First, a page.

Politics from the Palouse to Puget Sound

Monday, December 03, 2007

PARD's Cost to Pullman So Far: Glenn Johnson Edition

You have to love Pullman Mayor Glenn Johnson's most aggressive public stance on Wal-Mart thus far. From last Tuesday's Moscow-Pullman Daily News:

Appellate court to consider Wal-Mart arguments; Court will hear Pullman case Dec. 19 in Spokane

A December court date has been scheduled to continue the argument of whether a Wal-Mart Supercenter will be built in Pullman.

Proponents and opponents of the retail giant will be allowed to argue their case Dec. 19 in Washington's Division III Court of Appeals in Spokane.

T.V. Reed, a member of the Pullman Alliance for Responsible Development - the group that in 2005 appealed the city's decision to allow Wal-Mart to locate on Bishop Boulevard in Pullman - said he's pleased a court date has finally been set.

Reed acknowledged that the process has been long, but said the wait is worth it.

"The legal process is slow and it should be," he said. "There should not be a rush in judgement - it's part of the process."

Pullman Mayor Glenn Johnson sees the situation differently.

"We hope it's the end," he said. "(The appeal has) delayed a legitimate business to come into the community. We hope the matter is solved once and for all."

Wal-Mart announced plans to build a store on Bishop Boulevard in October 2004. PARD appealed the city's approval of the retail corporation's environmental checklist and site plan.

The group's appeal was dismissed in October 2005 when Whitman County Superior Court Judge David Frazier considered the arguments of attorneys for Wal-Mart, the city and PARD on issues such as traffic and the proposed store's effect on the local economy. PARD then took the case to appellate court.

The appellate judges originally were scheduled to look over the PARD appeal based solely on briefs and previous court documents during a hearing Oct. 19 in Spokane. The case was rescheduled after PARD's Seattle-based attorney asked that oral arguments be permitted.

Pullman City Attorney Laura McAloon said each side - proponents and opponents - will be allowed 15 minutes for argument. No new information is allowed.

McAloon said she will be present Dec. 19, and will share the 15-minute proponent window with Wal-Mart attorneys. The case is one of a handful of appeals to be heard starting at 11 a.m.

McAloon said although the appeal is "a fairly uncomplicated land-use issue," she doesn't expect the judges to render a decision until 2008.

Washington Wal-Mart Public Affairs Manager Jennifer Holder said store officials hope the case soon ends in their favor.

"This has been an exhaustive appeal," she said. "We're hoping this is it. We've had strong support from the community and from the local businesses ... This should be put to rest."

Holder said potential customers throughout the Palouse have voiced support for the store, so officials aren't going to give up on locating a store in Pullman.

"Our customers are waiting for us to get through these legal hurdles," she said. "We are not walking away from Pullman. It's a key market for us."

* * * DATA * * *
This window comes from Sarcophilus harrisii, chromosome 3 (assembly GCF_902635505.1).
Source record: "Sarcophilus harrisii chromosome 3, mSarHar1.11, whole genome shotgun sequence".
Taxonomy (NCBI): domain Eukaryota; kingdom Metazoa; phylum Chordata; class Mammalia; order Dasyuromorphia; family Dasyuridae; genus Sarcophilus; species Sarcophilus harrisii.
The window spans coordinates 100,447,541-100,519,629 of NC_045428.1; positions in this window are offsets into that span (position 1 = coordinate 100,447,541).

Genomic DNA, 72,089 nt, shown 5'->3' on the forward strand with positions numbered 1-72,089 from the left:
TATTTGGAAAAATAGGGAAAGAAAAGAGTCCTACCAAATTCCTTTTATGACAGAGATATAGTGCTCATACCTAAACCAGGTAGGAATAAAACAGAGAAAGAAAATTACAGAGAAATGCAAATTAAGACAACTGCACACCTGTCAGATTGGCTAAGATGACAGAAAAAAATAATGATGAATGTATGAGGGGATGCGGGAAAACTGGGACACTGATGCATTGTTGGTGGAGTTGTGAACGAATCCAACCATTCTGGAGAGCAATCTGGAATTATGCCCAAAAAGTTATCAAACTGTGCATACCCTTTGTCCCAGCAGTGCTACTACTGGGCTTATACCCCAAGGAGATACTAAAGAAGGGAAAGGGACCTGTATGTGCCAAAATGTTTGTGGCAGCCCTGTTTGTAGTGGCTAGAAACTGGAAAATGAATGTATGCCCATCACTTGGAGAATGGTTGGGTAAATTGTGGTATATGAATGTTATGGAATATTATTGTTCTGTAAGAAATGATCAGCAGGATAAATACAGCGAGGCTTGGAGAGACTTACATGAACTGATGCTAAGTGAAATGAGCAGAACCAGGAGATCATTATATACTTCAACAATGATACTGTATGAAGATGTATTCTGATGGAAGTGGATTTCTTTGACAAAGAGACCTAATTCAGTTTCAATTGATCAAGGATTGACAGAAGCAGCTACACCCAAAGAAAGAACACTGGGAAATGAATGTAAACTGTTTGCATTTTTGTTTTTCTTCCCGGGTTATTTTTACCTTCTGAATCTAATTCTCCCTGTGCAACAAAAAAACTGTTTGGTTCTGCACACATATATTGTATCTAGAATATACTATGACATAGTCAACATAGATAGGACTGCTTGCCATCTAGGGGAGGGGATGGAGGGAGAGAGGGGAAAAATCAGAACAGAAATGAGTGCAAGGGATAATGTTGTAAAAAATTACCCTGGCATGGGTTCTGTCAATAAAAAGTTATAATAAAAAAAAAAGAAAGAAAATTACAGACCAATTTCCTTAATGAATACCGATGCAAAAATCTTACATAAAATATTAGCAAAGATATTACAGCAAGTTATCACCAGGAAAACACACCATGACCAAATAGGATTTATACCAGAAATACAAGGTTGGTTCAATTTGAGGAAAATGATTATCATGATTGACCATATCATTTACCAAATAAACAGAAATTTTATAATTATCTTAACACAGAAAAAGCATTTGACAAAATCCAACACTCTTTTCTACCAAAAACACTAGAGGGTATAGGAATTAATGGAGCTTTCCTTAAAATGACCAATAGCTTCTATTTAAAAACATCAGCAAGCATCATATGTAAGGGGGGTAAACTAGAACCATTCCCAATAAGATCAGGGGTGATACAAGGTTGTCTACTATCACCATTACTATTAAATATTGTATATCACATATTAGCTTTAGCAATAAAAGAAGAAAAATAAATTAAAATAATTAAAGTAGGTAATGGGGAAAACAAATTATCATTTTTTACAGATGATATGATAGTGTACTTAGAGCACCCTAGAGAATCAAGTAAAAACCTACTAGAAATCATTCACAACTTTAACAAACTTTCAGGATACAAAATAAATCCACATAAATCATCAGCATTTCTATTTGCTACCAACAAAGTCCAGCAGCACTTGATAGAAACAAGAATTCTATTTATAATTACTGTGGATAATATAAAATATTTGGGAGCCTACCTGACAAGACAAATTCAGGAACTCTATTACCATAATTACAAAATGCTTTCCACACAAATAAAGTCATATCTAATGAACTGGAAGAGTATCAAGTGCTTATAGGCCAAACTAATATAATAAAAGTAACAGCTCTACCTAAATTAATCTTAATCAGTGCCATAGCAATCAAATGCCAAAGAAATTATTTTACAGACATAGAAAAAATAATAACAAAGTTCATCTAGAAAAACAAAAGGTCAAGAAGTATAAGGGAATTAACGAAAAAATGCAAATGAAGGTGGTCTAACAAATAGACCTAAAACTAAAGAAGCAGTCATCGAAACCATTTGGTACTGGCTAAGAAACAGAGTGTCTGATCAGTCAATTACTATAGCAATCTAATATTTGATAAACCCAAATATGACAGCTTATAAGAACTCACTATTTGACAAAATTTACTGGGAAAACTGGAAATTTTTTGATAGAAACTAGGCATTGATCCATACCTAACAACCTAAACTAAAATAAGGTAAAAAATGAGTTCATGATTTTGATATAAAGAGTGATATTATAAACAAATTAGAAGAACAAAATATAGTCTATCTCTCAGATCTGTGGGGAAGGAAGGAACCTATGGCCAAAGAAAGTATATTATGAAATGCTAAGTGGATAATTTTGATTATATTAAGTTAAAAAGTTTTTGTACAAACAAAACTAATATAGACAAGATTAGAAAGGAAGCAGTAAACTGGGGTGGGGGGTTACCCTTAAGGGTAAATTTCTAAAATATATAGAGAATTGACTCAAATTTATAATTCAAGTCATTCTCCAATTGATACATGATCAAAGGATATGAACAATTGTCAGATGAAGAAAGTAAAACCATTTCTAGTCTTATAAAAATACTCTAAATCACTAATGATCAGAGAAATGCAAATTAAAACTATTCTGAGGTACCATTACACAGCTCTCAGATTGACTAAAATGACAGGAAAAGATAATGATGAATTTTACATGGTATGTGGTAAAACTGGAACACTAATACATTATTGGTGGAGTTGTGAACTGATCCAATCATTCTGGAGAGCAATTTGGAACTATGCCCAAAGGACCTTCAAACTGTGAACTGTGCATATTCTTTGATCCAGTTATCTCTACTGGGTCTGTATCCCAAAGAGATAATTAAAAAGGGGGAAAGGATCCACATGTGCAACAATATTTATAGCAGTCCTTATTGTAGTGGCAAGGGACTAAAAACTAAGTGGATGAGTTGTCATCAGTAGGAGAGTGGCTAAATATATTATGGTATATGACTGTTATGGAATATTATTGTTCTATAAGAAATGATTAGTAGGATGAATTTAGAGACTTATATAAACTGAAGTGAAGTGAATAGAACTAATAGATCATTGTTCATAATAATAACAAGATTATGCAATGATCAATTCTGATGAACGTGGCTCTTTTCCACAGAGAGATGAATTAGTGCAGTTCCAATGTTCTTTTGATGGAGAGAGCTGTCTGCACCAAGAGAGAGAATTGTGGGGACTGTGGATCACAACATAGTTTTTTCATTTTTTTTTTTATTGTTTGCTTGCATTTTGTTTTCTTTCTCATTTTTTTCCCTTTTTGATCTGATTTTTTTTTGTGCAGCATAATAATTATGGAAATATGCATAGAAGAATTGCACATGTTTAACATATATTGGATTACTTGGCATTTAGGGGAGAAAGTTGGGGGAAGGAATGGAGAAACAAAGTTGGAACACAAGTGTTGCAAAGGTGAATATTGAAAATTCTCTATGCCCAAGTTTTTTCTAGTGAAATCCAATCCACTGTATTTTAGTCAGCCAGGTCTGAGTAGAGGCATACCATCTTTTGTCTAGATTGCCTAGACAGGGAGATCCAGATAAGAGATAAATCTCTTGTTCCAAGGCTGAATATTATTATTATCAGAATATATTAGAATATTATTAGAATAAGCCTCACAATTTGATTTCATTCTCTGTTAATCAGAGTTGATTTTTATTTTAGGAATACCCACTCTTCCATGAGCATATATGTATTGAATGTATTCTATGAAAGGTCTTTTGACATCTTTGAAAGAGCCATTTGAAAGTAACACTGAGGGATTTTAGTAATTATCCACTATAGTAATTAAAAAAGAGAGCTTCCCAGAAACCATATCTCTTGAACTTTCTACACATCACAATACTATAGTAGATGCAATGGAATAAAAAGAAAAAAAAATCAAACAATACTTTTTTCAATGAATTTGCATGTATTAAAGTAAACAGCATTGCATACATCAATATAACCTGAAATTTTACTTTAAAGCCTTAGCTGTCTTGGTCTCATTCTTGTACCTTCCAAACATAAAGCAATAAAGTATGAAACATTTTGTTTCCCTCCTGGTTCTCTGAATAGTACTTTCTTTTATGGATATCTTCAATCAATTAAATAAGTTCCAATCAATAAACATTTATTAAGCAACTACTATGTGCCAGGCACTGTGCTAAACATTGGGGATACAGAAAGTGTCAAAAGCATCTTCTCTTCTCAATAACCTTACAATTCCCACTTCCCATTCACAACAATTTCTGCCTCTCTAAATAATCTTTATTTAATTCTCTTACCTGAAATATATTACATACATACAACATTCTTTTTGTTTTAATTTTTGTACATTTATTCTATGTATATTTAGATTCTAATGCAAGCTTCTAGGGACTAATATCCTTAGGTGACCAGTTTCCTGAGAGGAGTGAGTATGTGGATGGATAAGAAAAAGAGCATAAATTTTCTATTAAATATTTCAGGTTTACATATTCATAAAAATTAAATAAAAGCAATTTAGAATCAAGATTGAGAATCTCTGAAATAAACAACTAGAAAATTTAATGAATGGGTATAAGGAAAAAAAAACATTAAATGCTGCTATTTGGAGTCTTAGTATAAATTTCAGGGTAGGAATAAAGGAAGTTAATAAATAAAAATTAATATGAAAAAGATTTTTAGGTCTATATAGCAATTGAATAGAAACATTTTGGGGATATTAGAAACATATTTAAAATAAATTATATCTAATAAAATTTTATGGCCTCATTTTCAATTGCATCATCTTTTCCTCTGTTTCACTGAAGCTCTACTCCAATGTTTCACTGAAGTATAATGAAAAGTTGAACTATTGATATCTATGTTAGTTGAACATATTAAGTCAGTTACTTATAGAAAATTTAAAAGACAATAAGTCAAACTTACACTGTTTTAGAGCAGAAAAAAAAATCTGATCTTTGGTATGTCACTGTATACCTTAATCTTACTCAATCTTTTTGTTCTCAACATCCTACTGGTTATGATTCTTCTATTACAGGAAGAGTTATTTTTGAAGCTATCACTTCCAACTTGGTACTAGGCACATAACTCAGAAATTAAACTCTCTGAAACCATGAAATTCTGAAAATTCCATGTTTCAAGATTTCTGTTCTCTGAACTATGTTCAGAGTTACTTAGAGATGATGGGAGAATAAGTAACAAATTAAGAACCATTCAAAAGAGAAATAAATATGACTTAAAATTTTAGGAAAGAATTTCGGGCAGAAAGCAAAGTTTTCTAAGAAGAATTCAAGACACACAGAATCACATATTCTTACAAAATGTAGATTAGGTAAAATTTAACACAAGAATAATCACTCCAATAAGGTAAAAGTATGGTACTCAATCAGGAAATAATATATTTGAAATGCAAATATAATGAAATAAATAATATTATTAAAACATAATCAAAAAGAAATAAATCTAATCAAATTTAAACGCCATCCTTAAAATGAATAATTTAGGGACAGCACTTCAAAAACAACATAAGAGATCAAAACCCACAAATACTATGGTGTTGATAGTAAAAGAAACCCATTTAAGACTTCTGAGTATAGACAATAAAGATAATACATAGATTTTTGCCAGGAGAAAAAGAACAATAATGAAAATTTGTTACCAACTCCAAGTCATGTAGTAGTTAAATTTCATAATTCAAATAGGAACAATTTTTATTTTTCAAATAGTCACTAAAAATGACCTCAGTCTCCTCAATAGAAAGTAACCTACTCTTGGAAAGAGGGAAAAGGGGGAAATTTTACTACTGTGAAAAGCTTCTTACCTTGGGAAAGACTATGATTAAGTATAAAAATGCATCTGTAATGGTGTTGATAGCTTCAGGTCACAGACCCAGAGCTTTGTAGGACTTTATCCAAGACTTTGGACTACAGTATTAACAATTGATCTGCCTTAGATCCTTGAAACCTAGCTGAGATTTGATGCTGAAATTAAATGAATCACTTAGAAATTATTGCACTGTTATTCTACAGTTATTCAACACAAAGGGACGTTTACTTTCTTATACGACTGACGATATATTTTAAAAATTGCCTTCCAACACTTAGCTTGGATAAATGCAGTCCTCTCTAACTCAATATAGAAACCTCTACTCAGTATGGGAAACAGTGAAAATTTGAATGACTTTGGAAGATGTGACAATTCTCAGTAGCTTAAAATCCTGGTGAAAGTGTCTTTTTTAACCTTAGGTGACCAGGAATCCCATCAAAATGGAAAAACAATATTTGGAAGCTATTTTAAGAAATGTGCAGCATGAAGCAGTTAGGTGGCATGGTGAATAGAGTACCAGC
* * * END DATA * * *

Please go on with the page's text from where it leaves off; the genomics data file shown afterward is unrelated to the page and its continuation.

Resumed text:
Reed said PARD attorneys did not ask that an injunction be placed on construction and he wonders why the national retail chain hasn't finished what they've started.

"Nothing we've done has stopped them from building," he said. "That's their legal right and they haven't exercised that right."

Holder said store officials could have authorized building, but they "generally do not like to begin the construction process when we have legal matters pending."

Reed said he's unsure if PARD will take the issue to the next level - the state Supreme Court - if judges deny the appeal.

"That would be a group decision," he said. "We'll see what happens."

Johnson said Pullman loses upwards of $500,000 in sales tax each year that a Wal-Mart exists in Moscow and not Pullman. With a tight city budget in the coming year, keeping sales tax dollars in Pullman will be essential.

A Wal-Mart in Moscow "doesn't help our parks. It doesn't help the police. It doesn't help our streets," he said. "It helps Moscow but it doesn't help Pullman."
Anonymous cretin "Avowed Walmart Hater" posted this comment on the Daily News website:
Over 10,000 people in the community have signed a boycott petition against putting a Wal-Mart Supercenter in Pullman....it's too bad the mayor of Pullman is welcoming them in. Any tax gains that Wal-Mart brings in are sure to be offset in the long run by the businesses they destroy, the jobs that are lossed or subsequently replaced by poorer-paid Wal-Mart jobs with no health benefits, and with the tax burden that Wal-Mart will create by foisting the halthcare costs of its employees onto state-sponsored programs and the emergency room of the Pullman Regional Hospital. It's too bad such myopia is being displayed in a college town.
Guess what, coward? Mayor Johnson was up for reelection this year. He ran unopposed AGAIN. With your legendary 10,000 signature petition, why didn't TV Reed, Chris Lupke or one of you other PARD "heroes" run for mayor? The "majority" could have swept you into office. Is it because people who live in Perth, Australia can't vote in Pullman? Or maybe it's because the last time a PARDner ran for city office, she lost by nearly 20 points?

Myopia or will of the majority? I think we both know the answer to that question. You and your elitist chums are just something disgusting about to be wiped off the bottom of Pullman's shoe.

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